• ian t

                Certainly the question being asked is “Should Scotland be an independent country?”, but the consequence of a YES majority is that the SNP will make Scotland a new member state of the EU before the next Scottish election, Nicola Sturgeon has stated this very clearly. Since the ratification of the Lisbon Treaty effectively took sovereignty away from the member states I cannot see how that can be called “independence”. Being a new member state of the EU means EU law reigns supreme over Scottish law, Scotland will be required to join the euro currency, and it will be highly unlikely that the SNP will be able to retain any of the UK opt-outs.

                Since even the SNP now admit that we must apply for membership, we will indeed be a new state subject to all EU regulation. Being only 1% population of the EU (and with voting being proportionate to population size) we will have little say in decisions affecting our fisheries, agriculture, oil, renewables, or any other resource we have. In fact we will be even more reliant on England and the rest of the UK (11.4%) to vote in our favour. Since we will be a net contributor, and the EU decides the terms under which any state can leave the union, it will be complex, and difficult to come back out again.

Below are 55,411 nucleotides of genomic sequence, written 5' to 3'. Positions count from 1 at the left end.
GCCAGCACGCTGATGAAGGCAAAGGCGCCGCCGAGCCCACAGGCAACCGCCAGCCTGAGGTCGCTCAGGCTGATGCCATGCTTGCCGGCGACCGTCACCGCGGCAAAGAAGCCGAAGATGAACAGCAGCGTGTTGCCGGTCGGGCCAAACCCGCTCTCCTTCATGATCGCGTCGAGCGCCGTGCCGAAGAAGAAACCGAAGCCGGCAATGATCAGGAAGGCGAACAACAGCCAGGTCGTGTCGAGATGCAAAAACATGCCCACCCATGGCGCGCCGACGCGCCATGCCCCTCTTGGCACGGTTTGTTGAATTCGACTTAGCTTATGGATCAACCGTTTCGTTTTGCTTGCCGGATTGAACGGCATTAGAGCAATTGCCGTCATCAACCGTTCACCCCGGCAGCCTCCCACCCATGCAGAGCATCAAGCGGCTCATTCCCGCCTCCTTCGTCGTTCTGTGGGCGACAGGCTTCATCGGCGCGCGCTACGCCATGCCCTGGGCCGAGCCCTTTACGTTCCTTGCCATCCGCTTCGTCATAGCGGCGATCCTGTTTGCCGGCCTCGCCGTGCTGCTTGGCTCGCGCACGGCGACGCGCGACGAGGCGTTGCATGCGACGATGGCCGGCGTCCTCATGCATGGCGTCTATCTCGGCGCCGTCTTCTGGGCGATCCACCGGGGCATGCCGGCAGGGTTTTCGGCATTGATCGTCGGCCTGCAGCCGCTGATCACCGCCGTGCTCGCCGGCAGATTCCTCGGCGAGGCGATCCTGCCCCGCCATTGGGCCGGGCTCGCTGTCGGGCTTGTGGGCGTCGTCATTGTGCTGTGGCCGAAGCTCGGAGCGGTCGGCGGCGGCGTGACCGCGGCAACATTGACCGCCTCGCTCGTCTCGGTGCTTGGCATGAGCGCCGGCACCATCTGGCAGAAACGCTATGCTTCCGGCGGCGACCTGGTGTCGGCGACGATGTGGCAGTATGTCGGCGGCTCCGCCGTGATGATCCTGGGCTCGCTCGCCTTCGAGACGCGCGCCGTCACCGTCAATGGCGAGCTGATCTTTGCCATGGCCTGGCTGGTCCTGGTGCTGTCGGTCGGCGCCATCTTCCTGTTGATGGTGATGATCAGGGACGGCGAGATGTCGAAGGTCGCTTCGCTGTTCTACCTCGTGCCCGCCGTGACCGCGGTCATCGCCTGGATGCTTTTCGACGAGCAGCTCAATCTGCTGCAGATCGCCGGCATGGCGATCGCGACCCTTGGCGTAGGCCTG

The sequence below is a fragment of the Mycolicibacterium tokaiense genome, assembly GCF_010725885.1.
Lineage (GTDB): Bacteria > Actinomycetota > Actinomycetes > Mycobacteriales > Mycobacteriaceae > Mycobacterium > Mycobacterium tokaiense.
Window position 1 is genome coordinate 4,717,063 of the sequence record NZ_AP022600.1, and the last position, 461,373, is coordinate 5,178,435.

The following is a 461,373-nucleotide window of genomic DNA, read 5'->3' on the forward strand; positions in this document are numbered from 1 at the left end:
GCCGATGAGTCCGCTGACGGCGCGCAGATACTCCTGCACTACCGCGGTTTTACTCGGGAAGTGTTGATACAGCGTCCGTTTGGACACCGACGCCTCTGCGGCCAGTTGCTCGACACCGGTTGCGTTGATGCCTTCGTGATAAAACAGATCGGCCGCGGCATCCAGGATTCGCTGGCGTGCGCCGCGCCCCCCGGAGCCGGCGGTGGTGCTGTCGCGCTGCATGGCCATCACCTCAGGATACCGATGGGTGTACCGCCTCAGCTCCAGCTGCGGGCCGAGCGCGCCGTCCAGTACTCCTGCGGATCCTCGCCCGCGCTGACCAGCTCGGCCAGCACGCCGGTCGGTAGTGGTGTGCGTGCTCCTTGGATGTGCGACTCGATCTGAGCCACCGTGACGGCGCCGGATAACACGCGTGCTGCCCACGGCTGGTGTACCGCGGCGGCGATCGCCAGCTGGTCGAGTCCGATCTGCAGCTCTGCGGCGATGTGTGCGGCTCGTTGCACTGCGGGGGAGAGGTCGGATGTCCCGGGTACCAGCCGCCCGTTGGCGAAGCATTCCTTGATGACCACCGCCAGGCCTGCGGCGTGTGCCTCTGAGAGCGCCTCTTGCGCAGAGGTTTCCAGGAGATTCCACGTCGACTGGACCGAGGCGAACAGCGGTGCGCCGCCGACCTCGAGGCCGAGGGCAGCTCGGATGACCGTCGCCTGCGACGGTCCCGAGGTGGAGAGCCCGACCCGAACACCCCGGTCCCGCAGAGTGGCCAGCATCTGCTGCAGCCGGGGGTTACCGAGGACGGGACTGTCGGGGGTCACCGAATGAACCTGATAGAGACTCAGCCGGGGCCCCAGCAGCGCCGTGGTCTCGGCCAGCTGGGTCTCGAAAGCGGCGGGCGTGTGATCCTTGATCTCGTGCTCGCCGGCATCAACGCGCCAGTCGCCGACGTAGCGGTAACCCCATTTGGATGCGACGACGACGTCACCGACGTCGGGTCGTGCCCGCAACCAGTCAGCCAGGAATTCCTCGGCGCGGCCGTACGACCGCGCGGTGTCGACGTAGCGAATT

The SNP will be in power for 16 months following the referendum and will NOT allow the Scottish people to vote on EU membership; they will install the Queen (of the rest of the UK), as our monarch, and will attempt to use the pound sterling regulated by the Bank of England until we are forced to join the euro. How can any of this be described as “independence”? The referendum is a sham.

                • Dave_Coull